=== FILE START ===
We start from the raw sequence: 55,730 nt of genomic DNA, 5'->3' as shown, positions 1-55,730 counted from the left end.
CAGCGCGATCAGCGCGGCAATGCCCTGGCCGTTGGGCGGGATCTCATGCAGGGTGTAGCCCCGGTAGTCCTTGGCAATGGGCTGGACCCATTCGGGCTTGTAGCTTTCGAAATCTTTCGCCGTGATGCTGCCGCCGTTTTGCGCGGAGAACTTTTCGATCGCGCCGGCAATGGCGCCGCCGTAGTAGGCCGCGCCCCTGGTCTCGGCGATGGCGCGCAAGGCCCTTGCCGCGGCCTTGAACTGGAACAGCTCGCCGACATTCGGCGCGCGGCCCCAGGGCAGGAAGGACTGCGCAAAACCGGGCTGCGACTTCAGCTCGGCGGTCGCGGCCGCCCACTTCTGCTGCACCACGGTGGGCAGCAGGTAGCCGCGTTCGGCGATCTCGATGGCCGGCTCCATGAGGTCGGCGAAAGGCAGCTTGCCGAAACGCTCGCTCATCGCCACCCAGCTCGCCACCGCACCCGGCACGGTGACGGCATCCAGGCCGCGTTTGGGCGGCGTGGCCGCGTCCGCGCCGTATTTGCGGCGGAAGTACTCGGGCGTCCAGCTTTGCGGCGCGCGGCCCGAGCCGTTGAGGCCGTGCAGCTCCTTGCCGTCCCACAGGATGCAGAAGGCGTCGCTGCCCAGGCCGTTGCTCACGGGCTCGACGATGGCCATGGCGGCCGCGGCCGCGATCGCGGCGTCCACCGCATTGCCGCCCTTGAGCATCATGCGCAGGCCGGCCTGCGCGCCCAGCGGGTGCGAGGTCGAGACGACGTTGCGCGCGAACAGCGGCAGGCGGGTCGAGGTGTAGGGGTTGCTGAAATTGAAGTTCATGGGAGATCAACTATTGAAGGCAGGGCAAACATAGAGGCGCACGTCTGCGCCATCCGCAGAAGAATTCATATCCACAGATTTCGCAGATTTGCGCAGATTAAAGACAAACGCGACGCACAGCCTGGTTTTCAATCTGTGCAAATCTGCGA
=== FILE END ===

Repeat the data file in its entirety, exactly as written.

We start from the raw sequence: 55,730 nt of genomic DNA, 5'->3' as shown, positions 1-55,730 counted from the left end.
CAGCGCGATCAGCGCGGCAATGCCCTGGCCGTTGGGCGGGATCTCATGCAGGGTGTAGCCCCGGTAGTCCTTGGCAATGGGCTGGACCCATTCGGGCTTGTAGCTTTCGAAATCTTTCGCCGTGATGCTGCCGCCGTTTTGCGCGGAGAACTTTTCGATCGCGCCGGCAATGGCGCCGCCGTAGTAGGCCGCGCCCCTGGTCTCGGCGATGGCGCGCAAGGCCCTTGCCGCGGCCTTGAACTGGAACAGCTCGCCGACATTCGGCGCGCGGCCCCAGGGCAGGAAGGACTGCGCAAAACCGGGCTGCGACTTCAGCTCGGCGGTCGCGGCCGCCCACTTCTGCTGCACCACGGTGGGCAGCAGGTAGCCGCGTTCGGCGATCTCGATGGCCGGCTCCATGAGGTCGGCGAAAGGCAGCTTGCCGAAACGCTCGCTCATCGCCACCCAGCTCGCCACCGCACCCGGCACGGTGACGGCATCCAGGCCGCGTTTGGGCGGCGTGGCCGCGTCCGCGCCGTATTTGCGGCGGAAGTACTCGGGCGTCCAGCTTTGCGGCGCGCGGCCCGAGCCGTTGAGGCCGTGCAGCTCCTTGCCGTCCCACAGGATGCAGAAGGCGTCGCTGCCCAGGCCGTTGCTCACGGGCTCGACGATGGCCATGGCGGCCGCGGCCGCGATCGCGGCGTCCACCGCATTGCCGCCCTTGAGCATCATGCGCAGGCCGGCCTGCGCGCCCAGCGGGTGCGAGGTCGAGACGACGTTGCGCGCGAACAGCGGCAGGCGGGTCGAGGTGTAGGGGTTGCTGAAATTGAAGTTCATGGGAGATCAACTATTGAAGGCAGGGCAAACATAGAGGCGCACGTCTGCGCCATCCGCAGAAGAATTCATATCCACAGATTTCGCAGATTTGCGCAGATTAAAGACAAACGCGACGCACAGCCTGGTTTTCAATCTGTGCAAATCTGCGA